It is still illegal for Cuban citizens to take in foreigners. It can be done if their homes are registered as privados (they pay heavy taxes to the government for the right to turn their homes into boarding houses) or if, months ahead, the visitor applies to stay with a specific individual (on the grounds of being a relative or close friend.) Approval of such an application can take a long time while the Cuban citizen is subjected to questioning, security checks, and surveillance during the visit to ensure that she is not running an illegal business, or salting away hard currency.

old Cuban photograph

I was in town by noon on Saturday, because of the ferry schedule, with nine hours to kill. Waving down a motorcycle taxi from the esplanade (they carry an extra helmet…you strap your helmet on, get behind the driver, and put your hands on either side of his waist. Putting your hands on his shoulders implies a more intimate relationship. I only learned this afterwards) I jokingly asked for an experience “con emoción“, and he obliged me by practically flying over the tops of steep hills, leaning deeply around corners, and weaving through vegetable carts on market streets. I loved it, though my heart was in my throat the entire time. When I alighted, my cavalier motorcycle stuntman kissed my hand and proposed to me. I have never walked around a city, laughing, as much as I did in Cuba.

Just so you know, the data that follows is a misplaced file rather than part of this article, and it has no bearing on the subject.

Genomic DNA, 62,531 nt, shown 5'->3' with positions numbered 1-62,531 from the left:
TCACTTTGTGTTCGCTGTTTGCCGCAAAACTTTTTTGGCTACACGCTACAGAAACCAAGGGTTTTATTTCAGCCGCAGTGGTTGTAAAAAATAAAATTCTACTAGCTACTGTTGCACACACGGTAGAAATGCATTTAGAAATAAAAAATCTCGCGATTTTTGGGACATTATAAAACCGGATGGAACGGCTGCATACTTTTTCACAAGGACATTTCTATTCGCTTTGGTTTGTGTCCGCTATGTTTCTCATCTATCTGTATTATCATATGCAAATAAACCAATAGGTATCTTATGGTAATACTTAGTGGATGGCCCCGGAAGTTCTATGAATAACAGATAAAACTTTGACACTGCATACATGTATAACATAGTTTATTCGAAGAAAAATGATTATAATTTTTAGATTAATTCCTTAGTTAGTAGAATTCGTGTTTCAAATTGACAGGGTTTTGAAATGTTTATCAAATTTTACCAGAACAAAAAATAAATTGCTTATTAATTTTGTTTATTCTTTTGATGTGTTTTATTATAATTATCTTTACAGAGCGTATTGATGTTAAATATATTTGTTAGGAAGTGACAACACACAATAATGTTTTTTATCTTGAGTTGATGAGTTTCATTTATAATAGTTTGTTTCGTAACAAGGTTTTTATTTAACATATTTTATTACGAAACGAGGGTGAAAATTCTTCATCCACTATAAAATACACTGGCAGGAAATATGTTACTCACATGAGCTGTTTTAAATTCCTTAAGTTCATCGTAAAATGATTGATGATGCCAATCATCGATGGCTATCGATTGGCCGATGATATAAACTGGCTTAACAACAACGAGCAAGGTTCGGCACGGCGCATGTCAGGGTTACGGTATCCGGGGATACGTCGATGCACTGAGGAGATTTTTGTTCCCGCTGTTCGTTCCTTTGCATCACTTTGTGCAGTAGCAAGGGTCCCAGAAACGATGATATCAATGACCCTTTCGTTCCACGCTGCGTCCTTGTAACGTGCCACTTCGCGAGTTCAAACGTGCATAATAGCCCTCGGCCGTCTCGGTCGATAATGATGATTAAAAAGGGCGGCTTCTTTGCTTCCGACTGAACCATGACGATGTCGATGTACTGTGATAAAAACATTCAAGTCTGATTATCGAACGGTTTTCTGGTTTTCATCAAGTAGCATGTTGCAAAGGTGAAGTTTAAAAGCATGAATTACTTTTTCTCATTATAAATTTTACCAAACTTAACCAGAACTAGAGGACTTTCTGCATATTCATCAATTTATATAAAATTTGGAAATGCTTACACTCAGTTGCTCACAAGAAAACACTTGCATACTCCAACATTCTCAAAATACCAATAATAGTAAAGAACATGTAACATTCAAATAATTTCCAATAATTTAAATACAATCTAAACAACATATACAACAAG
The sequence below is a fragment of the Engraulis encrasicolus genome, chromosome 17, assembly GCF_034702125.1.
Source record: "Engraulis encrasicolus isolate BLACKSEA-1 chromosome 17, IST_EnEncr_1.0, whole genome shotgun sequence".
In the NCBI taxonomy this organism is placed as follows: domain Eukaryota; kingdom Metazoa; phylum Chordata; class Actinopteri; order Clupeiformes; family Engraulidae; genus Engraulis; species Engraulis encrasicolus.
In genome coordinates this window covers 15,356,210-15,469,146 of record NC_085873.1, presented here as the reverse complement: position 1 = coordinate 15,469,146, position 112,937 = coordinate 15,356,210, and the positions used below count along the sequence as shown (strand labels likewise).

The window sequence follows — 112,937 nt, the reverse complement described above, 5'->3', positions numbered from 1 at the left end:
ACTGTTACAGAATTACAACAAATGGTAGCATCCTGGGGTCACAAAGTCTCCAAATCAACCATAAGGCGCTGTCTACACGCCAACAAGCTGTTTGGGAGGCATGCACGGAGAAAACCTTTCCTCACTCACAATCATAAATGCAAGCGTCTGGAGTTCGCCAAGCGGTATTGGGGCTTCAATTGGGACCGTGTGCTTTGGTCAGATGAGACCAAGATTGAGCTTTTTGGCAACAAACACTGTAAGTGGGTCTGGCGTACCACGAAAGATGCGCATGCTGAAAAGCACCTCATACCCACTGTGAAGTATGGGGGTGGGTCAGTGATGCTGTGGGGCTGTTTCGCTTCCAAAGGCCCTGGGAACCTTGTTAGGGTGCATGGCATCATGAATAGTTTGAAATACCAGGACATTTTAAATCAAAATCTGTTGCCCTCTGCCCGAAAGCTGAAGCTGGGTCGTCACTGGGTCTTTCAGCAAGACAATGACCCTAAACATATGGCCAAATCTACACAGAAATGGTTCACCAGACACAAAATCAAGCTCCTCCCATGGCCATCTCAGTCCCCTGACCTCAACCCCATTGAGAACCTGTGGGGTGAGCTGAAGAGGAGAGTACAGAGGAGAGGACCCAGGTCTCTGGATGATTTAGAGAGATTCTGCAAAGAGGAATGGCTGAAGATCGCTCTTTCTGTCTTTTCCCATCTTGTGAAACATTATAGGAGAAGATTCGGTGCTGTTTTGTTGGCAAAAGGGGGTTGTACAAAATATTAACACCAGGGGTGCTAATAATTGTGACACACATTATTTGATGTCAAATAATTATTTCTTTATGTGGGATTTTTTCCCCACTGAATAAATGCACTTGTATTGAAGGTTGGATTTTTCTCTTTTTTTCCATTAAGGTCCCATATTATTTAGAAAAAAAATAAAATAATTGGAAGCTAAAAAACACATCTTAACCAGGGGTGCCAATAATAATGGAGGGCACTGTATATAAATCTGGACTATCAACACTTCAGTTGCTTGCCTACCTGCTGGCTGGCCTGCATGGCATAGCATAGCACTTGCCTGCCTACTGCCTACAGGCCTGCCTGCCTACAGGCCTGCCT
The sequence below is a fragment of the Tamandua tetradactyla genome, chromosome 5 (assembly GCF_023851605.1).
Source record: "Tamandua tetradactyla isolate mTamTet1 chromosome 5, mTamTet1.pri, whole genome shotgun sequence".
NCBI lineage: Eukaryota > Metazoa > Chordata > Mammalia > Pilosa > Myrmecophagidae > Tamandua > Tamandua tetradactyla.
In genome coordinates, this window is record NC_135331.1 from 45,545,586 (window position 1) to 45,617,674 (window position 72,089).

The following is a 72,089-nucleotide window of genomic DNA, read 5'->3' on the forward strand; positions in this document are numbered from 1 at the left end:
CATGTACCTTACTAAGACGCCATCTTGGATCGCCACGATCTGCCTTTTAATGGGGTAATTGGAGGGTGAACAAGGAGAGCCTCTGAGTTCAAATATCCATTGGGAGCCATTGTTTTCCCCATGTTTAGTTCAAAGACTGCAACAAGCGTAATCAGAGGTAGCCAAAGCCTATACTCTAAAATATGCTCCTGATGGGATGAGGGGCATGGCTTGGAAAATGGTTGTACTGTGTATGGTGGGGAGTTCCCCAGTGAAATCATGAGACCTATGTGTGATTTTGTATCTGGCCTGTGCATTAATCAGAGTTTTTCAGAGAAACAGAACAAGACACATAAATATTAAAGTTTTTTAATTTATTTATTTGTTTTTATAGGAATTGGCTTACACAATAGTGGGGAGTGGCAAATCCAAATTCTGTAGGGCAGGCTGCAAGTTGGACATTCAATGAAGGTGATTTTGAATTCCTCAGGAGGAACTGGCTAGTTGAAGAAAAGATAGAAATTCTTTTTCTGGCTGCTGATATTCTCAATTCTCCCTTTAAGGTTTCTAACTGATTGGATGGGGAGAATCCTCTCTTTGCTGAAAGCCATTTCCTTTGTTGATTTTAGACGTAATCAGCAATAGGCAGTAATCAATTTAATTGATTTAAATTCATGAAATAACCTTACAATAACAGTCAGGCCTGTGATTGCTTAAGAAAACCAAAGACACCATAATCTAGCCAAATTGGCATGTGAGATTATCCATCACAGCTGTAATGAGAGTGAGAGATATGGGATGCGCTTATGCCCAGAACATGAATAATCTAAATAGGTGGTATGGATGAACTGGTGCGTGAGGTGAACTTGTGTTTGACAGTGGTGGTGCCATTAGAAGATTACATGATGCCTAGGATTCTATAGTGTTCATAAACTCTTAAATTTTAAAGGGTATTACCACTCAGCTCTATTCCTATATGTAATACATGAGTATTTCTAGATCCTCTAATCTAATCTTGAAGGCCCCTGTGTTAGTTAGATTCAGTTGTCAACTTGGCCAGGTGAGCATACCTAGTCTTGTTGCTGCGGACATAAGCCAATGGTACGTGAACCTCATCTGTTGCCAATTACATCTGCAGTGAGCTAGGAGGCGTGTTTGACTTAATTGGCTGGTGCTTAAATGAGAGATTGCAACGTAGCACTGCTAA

I bought some black and white photographs—anonymous adopted relatives, I decided—from an old man with a shoe box full of them. At Manolito del Toro’s I picked some poetry books, and the late Oscar Hijuelos’ last novel, Una Sencilla Melodia Habanera. I drifted through parks where angry geezers were slapping domino tiles down like gunshots. It was with a sigh of gratitude that I sat down to listen to Chely Romero’s afternoon performance at the Casa de La Trova…at least I didn’t have to go anywhere for a while. By five I was back on the street, peckish (but after buying books and giving money to Chely and Nando, I was close to being broke) and adrift again. In the Parque Cespedes locals and tourists strolled about in the cool air of evening. I read for an hour, by the park’s blazing lampposts. Santiago’s symphony orchestra assembled, and treated the public to an hour of waltzes. I walked slowly past La Trovita twice, to see if Lupe had turned up, but the place was closed.

Around me tourists were hurrying in droves toward a street party one block away…frenzied crowds and costumed mascots with giant cartoon heads whooped and gyrated in the spotlights to mad African drumming. I paused; I didn’t feel like diving into that crowd of drunken revelers. I was standing in front of the Casa de Las Estudiantes and caught a faint bolero drifting from the balcony. The stairway was deserted and unlit, though the doors were open and a weak light came through the windows. I left the crowds on the sidewalk, and slipped into the building.